But the decision by Swiss authorities did not affect any of Mobutu's bank assets that still may be in the country, which at one time were believed to total about $4 billion. And he has plenty of other properties elsewhere.
Those include a vacation home at Cap-Martin on the Mediterranean coast of France worth more than $4 million, an apartment on the upscale Avenue Foch in Paris, numerous properties in Belgium, a home in Madrid, a seaside villa and hotel in Marbella, Spain, and a chateau in southern Portugal that is said to boast a wine cellar stocked with 14,000 bottles of choice vintages.
In Zaire alone, Mobutu owns 11 palaces, a luxury yacht on the Zaire River and a private gold mine that reportedly holds 100 tons of gold spread over 32,000 square miles.
The palace he reportedly retreated to on Friday, in his tribal homeland northeast of Kinshasa, is built of marble, has sprawling grounds stocked with lions and elephants, a moat filled with crocodiles, computer-controlled fountains and its own airport.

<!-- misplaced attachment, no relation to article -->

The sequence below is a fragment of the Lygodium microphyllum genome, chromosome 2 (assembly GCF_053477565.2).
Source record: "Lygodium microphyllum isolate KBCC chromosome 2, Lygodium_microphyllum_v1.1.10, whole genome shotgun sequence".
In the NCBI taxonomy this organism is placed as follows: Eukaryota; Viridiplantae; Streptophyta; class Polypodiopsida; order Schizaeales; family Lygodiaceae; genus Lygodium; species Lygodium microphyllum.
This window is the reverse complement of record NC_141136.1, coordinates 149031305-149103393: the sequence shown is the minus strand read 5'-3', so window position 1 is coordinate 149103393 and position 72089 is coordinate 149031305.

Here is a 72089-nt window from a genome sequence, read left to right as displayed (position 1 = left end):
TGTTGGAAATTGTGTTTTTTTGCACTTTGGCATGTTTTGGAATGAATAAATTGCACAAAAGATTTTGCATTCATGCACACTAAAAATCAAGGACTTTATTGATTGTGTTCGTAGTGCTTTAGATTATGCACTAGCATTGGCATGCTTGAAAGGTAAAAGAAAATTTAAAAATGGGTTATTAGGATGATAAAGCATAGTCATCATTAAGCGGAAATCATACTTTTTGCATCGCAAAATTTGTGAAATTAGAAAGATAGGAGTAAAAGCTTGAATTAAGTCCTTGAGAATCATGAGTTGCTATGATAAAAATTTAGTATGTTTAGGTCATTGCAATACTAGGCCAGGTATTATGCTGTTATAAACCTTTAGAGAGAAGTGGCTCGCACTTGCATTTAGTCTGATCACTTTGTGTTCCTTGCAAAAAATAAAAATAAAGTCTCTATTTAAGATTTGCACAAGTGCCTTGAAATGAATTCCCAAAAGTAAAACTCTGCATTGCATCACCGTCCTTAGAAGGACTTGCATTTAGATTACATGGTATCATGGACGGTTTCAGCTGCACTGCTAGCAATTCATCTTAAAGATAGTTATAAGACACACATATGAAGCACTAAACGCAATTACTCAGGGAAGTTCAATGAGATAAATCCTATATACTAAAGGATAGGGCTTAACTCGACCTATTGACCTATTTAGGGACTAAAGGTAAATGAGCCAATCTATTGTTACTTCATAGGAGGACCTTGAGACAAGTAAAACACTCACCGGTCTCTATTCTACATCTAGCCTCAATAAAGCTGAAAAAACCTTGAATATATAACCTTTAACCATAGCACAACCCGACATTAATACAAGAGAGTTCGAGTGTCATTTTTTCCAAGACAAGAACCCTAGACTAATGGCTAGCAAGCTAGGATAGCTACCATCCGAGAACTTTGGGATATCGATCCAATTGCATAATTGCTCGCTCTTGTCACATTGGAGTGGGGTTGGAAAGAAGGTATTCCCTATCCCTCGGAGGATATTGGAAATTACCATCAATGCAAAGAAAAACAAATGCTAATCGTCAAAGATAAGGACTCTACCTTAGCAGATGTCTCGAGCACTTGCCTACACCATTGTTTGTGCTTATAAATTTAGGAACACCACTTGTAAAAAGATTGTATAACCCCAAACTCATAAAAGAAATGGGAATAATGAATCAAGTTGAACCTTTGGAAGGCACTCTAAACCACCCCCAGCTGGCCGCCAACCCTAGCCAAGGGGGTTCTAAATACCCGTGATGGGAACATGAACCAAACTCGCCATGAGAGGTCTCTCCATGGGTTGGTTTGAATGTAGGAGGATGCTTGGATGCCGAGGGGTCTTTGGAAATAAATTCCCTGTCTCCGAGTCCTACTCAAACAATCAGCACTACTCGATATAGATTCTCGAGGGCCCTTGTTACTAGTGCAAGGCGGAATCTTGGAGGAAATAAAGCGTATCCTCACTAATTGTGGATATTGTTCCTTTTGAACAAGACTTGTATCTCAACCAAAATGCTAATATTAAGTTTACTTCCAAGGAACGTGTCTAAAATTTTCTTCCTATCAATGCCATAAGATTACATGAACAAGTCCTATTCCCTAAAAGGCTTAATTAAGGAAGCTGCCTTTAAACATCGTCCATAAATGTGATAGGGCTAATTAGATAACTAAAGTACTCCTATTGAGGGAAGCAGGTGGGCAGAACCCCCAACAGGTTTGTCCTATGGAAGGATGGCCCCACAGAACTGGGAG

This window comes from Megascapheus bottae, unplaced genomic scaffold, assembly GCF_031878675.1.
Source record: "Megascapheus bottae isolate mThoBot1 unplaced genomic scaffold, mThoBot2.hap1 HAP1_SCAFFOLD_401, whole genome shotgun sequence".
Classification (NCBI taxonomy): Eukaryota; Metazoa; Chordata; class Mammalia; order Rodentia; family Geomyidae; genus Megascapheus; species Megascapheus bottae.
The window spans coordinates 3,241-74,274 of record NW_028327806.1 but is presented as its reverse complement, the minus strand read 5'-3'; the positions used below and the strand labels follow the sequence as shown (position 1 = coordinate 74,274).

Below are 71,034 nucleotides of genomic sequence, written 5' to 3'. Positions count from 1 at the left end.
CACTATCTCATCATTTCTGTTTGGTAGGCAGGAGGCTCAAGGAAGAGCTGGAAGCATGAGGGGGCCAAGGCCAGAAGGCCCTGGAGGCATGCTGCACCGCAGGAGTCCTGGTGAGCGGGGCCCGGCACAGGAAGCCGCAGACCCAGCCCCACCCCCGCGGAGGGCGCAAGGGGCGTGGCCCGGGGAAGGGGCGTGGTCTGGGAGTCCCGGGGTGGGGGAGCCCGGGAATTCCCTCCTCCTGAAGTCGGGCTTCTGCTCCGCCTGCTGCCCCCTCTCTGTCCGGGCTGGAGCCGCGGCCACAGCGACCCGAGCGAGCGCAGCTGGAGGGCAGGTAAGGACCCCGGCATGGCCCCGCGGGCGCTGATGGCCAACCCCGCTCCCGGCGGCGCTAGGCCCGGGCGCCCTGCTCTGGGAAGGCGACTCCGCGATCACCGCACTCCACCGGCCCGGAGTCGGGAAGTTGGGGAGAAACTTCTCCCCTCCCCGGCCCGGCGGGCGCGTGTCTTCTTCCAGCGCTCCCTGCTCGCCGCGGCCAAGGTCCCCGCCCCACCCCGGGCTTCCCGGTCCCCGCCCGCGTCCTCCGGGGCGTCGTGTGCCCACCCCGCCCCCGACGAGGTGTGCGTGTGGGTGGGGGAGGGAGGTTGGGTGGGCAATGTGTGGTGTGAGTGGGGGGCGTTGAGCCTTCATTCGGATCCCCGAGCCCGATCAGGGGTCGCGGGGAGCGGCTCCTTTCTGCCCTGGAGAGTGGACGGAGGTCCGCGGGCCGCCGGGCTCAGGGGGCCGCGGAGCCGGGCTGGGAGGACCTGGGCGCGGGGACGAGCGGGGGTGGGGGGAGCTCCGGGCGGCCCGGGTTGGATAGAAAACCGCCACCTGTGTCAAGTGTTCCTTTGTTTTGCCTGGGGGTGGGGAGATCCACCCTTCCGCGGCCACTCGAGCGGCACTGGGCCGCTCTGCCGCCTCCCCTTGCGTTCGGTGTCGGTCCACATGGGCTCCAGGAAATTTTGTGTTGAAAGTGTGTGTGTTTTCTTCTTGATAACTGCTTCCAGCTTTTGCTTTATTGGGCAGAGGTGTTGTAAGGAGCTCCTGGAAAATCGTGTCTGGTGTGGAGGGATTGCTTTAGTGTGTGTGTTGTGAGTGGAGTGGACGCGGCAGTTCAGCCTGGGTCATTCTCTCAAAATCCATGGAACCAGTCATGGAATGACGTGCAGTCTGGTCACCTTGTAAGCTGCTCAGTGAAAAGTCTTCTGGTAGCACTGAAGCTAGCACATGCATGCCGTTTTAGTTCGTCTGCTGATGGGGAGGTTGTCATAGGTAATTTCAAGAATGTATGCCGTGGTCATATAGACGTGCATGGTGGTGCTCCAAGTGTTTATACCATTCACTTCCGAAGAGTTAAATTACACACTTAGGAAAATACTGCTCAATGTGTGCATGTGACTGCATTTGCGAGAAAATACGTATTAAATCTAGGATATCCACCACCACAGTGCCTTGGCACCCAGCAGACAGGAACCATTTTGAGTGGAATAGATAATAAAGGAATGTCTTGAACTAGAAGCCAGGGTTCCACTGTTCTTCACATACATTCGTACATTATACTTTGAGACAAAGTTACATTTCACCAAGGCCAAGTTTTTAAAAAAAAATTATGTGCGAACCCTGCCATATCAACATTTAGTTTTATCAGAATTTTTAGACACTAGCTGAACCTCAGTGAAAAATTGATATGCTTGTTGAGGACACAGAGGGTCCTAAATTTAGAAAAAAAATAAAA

A recent investigation by the Financial Times newspaper of London found Mobutu to be in possession of at least 20 properties from "Belgium to Ivory Coast, from Switzerland to Morocco," with a minimum assessed value of $37 million. Mobutu's real estate holdings may exceed 30 properties.
The newspaper found the precise size of his fortune impossible to determine because "much of the property is held in the names of front companies, business associates and family members not using the Mobutu name."
Under Mobutu, the Financial Times found, Zaire--a land of 45 million people--was used by the president as little more than a personal piggy bank.
In 1978, the paper said, "the state-owned copper and cobalt giant Gecamines was instructed to deposit its entire export earnings--which by 1989 had reached $1.2 billion--into a presidential account."
According to two U.S. researchers, Steve Askin and Carole Collins, Mobutu was on the take from foreign private investors and foreign governments and security agencies alike.
"Starting in the late 1960s, presidential appropriations officially consumed 15% to 20% of the government's operating budget and 30% to 50% of the capital budget," Askin and Collins also found.